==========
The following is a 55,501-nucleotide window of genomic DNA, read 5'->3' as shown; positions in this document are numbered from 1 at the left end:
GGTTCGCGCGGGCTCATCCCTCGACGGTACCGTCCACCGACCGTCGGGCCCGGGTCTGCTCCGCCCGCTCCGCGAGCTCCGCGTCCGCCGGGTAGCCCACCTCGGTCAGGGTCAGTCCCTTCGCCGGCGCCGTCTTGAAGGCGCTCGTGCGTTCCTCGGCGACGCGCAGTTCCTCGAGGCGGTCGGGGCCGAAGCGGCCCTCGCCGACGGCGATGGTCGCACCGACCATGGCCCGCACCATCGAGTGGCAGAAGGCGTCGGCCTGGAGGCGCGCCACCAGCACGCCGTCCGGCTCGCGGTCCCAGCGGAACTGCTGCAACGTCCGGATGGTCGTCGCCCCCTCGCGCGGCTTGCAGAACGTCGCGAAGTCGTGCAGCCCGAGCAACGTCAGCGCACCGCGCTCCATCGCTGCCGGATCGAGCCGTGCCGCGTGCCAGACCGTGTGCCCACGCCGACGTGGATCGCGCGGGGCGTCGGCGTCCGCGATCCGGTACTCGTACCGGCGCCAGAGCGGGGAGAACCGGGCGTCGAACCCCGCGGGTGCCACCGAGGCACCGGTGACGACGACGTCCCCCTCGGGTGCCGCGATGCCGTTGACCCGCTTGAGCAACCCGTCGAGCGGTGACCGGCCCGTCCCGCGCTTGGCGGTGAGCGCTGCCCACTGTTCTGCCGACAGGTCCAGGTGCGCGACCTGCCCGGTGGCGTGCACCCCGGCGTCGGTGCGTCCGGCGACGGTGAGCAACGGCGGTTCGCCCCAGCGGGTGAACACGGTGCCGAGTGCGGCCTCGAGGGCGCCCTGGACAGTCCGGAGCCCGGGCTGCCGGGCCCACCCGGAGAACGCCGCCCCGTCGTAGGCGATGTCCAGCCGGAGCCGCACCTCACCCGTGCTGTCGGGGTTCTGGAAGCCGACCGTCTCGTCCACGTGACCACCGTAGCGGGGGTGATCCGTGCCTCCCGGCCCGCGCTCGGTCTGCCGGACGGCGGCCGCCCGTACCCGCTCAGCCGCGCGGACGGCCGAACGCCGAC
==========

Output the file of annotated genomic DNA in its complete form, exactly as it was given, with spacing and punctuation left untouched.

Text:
The following is a 55,501-nucleotide window of genomic DNA, read 5'->3' as shown; positions in this document are numbered from 1 at the left end:
GGTTCGCGCGGGCTCATCCCTCGACGGTACCGTCCACCGACCGTCGGGCCCGGGTCTGCTCCGCCCGCTCCGCGAGCTCCGCGTCCGCCGGGTAGCCCACCTCGGTCAGGGTCAGTCCCTTCGCCGGCGCCGTCTTGAAGGCGCTCGTGCGTTCCTCGGCGACGCGCAGTTCCTCGAGGCGGTCGGGGCCGAAGCGGCCCTCGCCGACGGCGATGGTCGCACCGACCATGGCCCGCACCATCGAGTGGCAGAAGGCGTCGGCCTGGAGGCGCGCCACCAGCACGCCGTCCGGCTCGCGGTCCCAGCGGAACTGCTGCAACGTCCGGATGGTCGTCGCCCCCTCGCGCGGCTTGCAGAACGTCGCGAAGTCGTGCAGCCCGAGCAACGTCAGCGCACCGCGCTCCATCGCTGCCGGATCGAGCCGTGCCGCGTGCCAGACCGTGTGCCCACGCCGACGTGGATCGCGCGGGGCGTCGGCGTCCGCGATCCGGTACTCGTACCGGCGCCAGAGCGGGGAGAACCGGGCGTCGAACCCCGCGGGTGCCACCGAGGCACCGGTGACGACGACGTCCCCCTCGGGTGCCGCGATGCCGTTGACCCGCTTGAGCAACCCGTCGAGCGGTGACCGGCCCGTCCCGCGCTTGGCGGTGAGCGCTGCCCACTGTTCTGCCGACAGGTCCAGGTGCGCGACCTGCCCGGTGGCGTGCACCCCGGCGTCGGTGCGTCCGGCGACGGTGAGCAACGGCGGTTCGCCCCAGCGGGTGAACACGGTGCCGAGTGCGGCCTCGAGGGCGCCCTGGACAGTCCGGAGCCCGGGCTGCCGGGCCCACCCGGAGAACGCCGCCCCGTCGTAGGCGATGTCCAGCCGGAGCCGCACCTCACCCGTGCTGTCGGGGTTCTGGAAGCCGACCGTCTCGTCCACGTGACCACCGTAGCGGGGGTGATCCGTGCCTCCCGGCCCGCGCTCGGTCTGCCGGACGGCGGCCGCCCGTACCCGCTCAGCCGCGCGGACGGCCGAACGCCGAC